Throughout the hot summer months the best of all live baits for trout are certain species of grasshoppers. Some of these may be captured even as late as October. There is a little, hard-bodied, green grasshopper, active and hard to catch, that appears early in the season and is a good fish lure at that time; but the later green ones are too soft and pulpy to stay on a hook, and they seldom bring a strike, anyway. Then there are the large, slow-flying, dry-looking locusts that become so numerous late in summer—they are worthless. What the fish want, and will go after, are the medium-sized 'hoppers with darkish, well marked bodies, red or yellow under wings, and a yw/Vy appearance. In the dog-days, when trout lie deep in the pools, sluggish and scornful of all other lures, it takes this sort of a grasshopper, kicking madly along the surface, to interest, excite, and compel your big old stagei to an athletic contest.

The time to catch grasshoppers is in the early morning, when the grass is still heavy with dew, or after a shower, or by moonlight after the dew has fallen. They are cold and torpid then, and you can pick up a boxful in no time. Common ways of hooking are through the upper part of the thorax, or through the "breastplate" and upward out through the head. Either of these will do in rippling water, though the bait dies quickly; but to provoke a lazy trout from the bottom of a still pool you must give your 'hopper every chance and encouragement to play the gymnast, and keep it up. This he cer^ tainly cannot do if impaled through the vitals. Tie a loop of thread around his body, under the wings and just ahead of the hind legs. Then run a small hook, from behind and forward, through this loop, on the under side of the insect's body, so that the bend of the hook hangs straight down between the legs and pointing backward. Harnessed in this way, the grasshopper is uninjured, and he is naturally balanced on the water. Drop him in, as far above the pool as circumstances will permit, and let the current carry him along while he kicks like a fury to rid himself of his incumbrance. It is a lump and a sot of a trout who can stand such a performance over his very nose.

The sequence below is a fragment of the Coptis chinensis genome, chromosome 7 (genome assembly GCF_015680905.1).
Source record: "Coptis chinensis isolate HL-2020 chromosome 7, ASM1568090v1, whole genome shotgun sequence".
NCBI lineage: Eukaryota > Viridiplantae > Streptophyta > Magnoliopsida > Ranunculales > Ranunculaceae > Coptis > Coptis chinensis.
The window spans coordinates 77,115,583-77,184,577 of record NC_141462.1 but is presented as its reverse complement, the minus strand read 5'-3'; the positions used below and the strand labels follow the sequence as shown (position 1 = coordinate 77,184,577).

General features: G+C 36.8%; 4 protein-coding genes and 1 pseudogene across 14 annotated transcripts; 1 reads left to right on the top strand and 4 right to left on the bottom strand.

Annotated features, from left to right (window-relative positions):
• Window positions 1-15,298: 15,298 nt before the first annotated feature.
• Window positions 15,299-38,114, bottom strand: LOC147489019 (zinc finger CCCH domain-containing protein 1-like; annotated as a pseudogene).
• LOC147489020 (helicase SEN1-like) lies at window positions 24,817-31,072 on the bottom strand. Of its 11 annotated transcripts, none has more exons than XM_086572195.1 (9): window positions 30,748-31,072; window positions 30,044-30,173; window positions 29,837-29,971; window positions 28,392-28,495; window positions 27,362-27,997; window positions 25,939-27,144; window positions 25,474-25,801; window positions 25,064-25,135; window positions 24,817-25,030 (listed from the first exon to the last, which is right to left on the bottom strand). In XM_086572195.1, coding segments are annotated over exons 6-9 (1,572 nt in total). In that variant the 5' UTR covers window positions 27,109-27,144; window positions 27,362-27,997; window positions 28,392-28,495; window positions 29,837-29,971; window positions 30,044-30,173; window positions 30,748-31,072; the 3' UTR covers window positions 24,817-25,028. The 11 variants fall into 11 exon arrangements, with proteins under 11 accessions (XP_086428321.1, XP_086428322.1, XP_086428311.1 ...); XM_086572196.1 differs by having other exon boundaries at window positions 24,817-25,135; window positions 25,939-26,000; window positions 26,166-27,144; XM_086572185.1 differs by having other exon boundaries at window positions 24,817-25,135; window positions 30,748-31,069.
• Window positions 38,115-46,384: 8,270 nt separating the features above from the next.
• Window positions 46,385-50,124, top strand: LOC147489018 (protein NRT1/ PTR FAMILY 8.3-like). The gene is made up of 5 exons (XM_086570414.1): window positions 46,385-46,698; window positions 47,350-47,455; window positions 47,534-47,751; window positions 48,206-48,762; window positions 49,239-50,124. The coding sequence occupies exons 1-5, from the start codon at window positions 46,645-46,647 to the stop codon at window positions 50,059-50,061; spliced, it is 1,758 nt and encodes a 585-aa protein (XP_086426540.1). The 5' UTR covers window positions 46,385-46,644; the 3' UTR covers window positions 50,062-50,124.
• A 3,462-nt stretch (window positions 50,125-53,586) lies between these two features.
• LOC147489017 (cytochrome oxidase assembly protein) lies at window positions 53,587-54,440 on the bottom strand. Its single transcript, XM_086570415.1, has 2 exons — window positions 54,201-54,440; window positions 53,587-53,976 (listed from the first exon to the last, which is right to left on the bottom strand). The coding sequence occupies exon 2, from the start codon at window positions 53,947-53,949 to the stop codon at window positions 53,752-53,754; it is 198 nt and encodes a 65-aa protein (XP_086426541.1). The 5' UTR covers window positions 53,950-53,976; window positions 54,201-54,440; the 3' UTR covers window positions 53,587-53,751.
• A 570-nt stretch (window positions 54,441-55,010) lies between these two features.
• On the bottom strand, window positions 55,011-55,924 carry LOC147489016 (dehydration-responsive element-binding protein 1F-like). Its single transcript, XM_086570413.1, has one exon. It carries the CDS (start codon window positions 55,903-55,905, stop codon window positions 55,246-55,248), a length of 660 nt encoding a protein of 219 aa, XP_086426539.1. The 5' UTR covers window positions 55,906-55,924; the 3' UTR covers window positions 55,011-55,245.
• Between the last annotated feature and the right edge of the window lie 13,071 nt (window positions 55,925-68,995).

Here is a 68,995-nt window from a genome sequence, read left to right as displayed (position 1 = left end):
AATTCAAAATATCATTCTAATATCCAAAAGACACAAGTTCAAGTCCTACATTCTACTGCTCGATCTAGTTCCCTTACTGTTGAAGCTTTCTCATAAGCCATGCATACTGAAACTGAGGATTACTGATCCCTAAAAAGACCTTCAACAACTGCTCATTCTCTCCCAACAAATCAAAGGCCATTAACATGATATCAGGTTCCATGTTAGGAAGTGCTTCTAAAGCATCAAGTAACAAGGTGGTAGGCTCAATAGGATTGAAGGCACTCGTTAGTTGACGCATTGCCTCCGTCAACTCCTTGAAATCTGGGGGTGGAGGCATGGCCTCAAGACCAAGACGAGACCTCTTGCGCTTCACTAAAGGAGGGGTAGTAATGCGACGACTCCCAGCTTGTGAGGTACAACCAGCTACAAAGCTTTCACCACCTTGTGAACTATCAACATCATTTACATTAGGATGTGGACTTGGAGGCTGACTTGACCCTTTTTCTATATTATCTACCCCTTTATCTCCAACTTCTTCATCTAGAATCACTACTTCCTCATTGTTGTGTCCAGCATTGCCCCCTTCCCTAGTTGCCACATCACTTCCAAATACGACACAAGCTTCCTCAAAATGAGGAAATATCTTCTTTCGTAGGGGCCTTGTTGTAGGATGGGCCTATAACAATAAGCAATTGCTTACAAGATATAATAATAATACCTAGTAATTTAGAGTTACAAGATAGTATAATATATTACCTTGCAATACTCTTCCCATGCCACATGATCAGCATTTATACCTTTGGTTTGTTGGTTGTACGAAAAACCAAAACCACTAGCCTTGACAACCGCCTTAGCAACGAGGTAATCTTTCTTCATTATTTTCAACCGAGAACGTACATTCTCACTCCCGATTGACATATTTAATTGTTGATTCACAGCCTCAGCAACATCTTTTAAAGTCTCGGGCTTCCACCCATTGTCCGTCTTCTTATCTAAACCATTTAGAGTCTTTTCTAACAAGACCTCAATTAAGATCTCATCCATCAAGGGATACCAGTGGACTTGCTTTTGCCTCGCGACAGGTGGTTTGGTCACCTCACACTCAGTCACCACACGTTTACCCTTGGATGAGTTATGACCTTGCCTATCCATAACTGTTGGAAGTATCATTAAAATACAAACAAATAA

Crickets have the same "season" as grasshoppers, and are used in the same way. You will find them under rocks and logs, or they can be captured in the open after a shower. Bass are not so fond cf grasshoppers and crickets as trout are; and yet, in the hot months, there are times when our notional small-mouth will take nothing else.

During the time of frost, bait may be hard to get; but fish have less choice then, and, correspondingly, are not so fanciful about their diet, when they have any appetite at all. Grubs may be found in decaying tree trunks, down-logs and stumps, which you can kick open or knock to pieces. Many insects hibernate under logs and rocks, loose old bark, rotting leaves, etc., and so do snails and lizards. A warm, thawing day will bring many of them out.

If the wanderer has saved a bit of bacon, he has fish bait ready at hand. Having caught one fish, then he has bait for others by utilizing the "throat latch" (the V of tough skin and tendon directly under the tongue), or a strip of white, glistening fish belly, which he will skitter on the water to imitate the motions of a live minnow. If the skin of a small trout or perch is used, leave the belly fin on.